The Kick-Ass Writer

Kick-Ass Writer

The Kick-Ass Writer: 1001 Ways to Write Great Fiction, Get Published, and Earn Your Audience by Chuck Wendig

This is a book for writers who don’t have time to read a book for writers.

You can dive in and out of the book with ease. If you want to learn something about the fundamentals, the craft of writing, or about presenting your final work, just go to that section and find some tips and advice.

Wendig admits thagt his book is “just a bucket of ideas that are at least half-nonsense. A bucket of ideas that serve as tools. And not every tool is meant for every job. And not every craftsman finds the value in every tool.”

Basically, take what you can from this and apply it how you see fit. Ignore the parts that don’t fit with your methodology. And get writing.

Here are the notes I took when reading it . . .

From 25 Ways to Plot, Plan, and Prep Your Story

Write three paragraphs, each detailing the rough three acts found in every story: the inciting incident and outcome of the beginning (Act I), the escalation and conflict in the middle (Act II), the climatic culmination of events and the ease-down denouement (Act III)

I don’t normally plan or outline my stories, but I like to go back and make sure these things are apparent.

From 25 Things You Should Know About Dialogue

You can use dialogue to set the pace of your story or scene.

If you want your story to read faster, you use dialogue to move it along. . . dialogue reads easy . . . a reader gets to it, they zip forth fast, fancy and free. Want to slow things down? Pull away from dialogue. Speed things up? More dialogue.

From 25 Things You Should Know About Editing, Revising, and Rewriting

Wendig advises that you don’t start your rewrite or edit without a plan.

How do you know what to fix if you haven’t identified what’s broken?

He also suggests only fixing one thing at a time. Go through your work in progress and do a dialogue pass. Then go back and look at your use of description. Then take a pass for plot, sentence variety, and anything else you need to look at.

Tracking revisions is also important.

Keep a record of them all. . .  Any time you make a revision change, mark the revision and save a new file. I don’t care if you have 152 files by the end of it. You’ll be happy if you need to go back.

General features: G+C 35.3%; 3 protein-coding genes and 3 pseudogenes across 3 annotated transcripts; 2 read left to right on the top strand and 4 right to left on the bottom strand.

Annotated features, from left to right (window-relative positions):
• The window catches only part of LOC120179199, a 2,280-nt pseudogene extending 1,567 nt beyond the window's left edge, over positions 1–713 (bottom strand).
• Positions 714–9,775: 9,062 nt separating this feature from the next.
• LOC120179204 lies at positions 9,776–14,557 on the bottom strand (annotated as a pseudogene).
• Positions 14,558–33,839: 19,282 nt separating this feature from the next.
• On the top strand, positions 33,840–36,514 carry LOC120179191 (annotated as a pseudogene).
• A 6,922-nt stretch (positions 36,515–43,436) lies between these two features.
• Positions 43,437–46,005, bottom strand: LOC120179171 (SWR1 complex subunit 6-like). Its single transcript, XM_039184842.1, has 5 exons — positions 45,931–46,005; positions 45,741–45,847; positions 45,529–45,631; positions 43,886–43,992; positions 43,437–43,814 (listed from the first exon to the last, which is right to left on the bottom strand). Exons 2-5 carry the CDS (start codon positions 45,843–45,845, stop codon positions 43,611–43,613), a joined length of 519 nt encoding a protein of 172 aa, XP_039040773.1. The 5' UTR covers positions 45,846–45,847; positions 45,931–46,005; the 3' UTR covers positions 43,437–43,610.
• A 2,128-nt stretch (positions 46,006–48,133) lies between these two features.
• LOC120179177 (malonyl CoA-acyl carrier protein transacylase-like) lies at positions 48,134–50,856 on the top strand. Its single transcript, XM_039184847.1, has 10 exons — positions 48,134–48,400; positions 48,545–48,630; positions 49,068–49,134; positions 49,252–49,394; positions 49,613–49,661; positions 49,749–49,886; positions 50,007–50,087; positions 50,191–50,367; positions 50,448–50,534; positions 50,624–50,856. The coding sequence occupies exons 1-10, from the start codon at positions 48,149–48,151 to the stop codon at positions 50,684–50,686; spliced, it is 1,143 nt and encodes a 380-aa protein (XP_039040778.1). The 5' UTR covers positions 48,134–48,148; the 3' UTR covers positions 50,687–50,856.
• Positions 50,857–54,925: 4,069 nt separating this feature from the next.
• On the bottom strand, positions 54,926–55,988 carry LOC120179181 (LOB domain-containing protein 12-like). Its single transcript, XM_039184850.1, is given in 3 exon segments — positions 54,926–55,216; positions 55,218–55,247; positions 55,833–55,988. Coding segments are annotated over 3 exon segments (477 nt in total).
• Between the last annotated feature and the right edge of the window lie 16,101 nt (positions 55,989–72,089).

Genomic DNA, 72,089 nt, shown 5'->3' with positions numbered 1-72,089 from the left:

And last but not least in this list, you should read your work aloud

When you read your work aloud, you’ll be amazed at the things you catch, the things that sound off, that don’t make sense, that are awkward or wishy-washy or inconsistent.

From 25 Things You Should Know About Getting Published

Even if you want to go the traditional route, Wendig suggests self-publishing one thing that might not be the best fit for conventional publishers.

Walk both paths to gain the advantages of each. 

Know your story very well so you can explain it in a variety of ways.

Learn how to sum up your work in a single sentence, a single paragraph, and three paragraphs. 

The publishing industry cares about genre, so figure out what you story is so it doesn’t get mislabeled or misrepresented.

From 25 Things You Should Know About Self-Publishing

Find ways to experiment with format such as “transmedia initiatives, app-novels, stories told across social media,” etc.

Do not me constrained by the formats that exist. Story does not begin and end with a physical book. It doesn’t stop at e-books either.

That was me

I bet if you read this book, you will take away different things from it. So, if you do read it, please write about your experience with it, and link to it in the comment section.

Happy Writing!

My Detailed Reading Log for 2016

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